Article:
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Since the appearance of The Bay Psalm Book in 1640, music has served as a defining factor for American religious experience and has been of fundamental importance in the development of American identity and psyche. The essays in this long-awaited volume explore the diverse ways in which music shapes the distinctive presence of religion in the United States and address the fullness of music's presence in American religious history. Timely, challenging, and stimulating, this collection will appeal to students and scholars of American history, American studies, religious studies, theology, musicology, and ethnomusicology, as well as to practicing sacred musicians.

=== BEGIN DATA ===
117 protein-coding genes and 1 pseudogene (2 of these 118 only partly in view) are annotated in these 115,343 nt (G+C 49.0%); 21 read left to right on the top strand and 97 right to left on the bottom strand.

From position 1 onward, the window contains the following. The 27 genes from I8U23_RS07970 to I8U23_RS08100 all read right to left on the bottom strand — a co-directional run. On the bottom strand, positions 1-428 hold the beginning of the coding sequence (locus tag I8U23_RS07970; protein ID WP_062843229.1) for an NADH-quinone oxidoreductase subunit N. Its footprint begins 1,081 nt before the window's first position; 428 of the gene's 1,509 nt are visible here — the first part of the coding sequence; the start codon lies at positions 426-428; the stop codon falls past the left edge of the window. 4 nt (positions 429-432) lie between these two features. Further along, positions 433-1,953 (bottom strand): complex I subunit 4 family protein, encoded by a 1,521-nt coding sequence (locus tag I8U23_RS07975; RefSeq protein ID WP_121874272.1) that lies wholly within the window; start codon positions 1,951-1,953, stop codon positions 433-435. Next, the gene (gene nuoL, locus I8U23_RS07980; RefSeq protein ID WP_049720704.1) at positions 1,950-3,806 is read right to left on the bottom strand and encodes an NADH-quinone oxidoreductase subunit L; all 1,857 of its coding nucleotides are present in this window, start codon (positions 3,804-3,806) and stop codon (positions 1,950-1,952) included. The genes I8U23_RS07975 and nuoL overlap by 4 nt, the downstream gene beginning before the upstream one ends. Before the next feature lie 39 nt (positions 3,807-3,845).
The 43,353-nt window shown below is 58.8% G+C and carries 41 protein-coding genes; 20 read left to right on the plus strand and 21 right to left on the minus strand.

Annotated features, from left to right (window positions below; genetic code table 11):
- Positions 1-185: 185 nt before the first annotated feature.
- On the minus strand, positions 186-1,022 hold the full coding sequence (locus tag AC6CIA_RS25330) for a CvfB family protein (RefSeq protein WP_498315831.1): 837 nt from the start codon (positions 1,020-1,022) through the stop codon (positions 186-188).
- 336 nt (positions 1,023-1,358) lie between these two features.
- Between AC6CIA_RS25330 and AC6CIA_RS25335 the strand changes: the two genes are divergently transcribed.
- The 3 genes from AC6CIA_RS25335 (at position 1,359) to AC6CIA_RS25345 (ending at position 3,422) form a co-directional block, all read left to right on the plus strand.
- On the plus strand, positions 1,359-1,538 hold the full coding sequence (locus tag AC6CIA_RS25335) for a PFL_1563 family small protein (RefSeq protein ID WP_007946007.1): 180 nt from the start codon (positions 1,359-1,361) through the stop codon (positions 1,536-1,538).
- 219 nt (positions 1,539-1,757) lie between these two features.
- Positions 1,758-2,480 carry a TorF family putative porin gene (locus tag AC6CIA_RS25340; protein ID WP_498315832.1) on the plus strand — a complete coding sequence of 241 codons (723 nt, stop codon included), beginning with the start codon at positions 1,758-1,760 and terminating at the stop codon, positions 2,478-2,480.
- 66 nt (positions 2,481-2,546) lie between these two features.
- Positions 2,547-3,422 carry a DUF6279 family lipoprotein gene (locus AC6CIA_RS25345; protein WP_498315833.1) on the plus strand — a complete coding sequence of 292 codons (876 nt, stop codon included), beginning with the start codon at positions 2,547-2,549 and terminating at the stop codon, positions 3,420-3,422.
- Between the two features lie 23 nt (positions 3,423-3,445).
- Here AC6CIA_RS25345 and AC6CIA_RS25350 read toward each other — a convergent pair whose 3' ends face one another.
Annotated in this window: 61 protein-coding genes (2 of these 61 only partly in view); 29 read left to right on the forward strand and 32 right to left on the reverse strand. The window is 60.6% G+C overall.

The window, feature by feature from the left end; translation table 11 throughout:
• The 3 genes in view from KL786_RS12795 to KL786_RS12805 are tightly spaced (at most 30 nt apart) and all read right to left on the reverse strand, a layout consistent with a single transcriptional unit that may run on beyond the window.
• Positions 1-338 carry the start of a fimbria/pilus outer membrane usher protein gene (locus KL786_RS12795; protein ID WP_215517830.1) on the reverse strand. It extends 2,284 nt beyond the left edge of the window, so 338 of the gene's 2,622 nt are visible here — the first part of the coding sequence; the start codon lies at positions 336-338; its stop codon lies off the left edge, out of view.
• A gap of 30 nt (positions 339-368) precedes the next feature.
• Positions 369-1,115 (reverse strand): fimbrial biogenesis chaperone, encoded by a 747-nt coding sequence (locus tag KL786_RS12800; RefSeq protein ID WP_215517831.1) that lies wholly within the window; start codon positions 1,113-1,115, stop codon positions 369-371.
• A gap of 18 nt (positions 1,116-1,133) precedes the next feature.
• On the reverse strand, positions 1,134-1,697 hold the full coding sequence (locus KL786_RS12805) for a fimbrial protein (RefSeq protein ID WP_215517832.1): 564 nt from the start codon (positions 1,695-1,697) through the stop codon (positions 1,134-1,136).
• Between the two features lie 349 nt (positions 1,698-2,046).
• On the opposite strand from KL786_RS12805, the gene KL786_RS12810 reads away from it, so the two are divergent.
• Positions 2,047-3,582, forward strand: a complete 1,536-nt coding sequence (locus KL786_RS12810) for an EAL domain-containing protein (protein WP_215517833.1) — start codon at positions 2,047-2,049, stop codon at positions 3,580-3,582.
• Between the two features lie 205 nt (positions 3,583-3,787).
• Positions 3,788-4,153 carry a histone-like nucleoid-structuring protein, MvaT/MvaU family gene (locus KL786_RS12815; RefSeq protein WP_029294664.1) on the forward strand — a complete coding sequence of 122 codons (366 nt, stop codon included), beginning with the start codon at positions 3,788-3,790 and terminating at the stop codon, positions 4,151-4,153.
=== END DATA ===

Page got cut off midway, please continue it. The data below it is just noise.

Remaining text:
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Negotiated Meanings

... critiques of educational approaches , the development of a personal pedagogic style , and active dialogue toward the construction of meaning systems .

Author: David Edward Bair

Publisher:

ISBN: UOM:39015041231013

Category:

Page: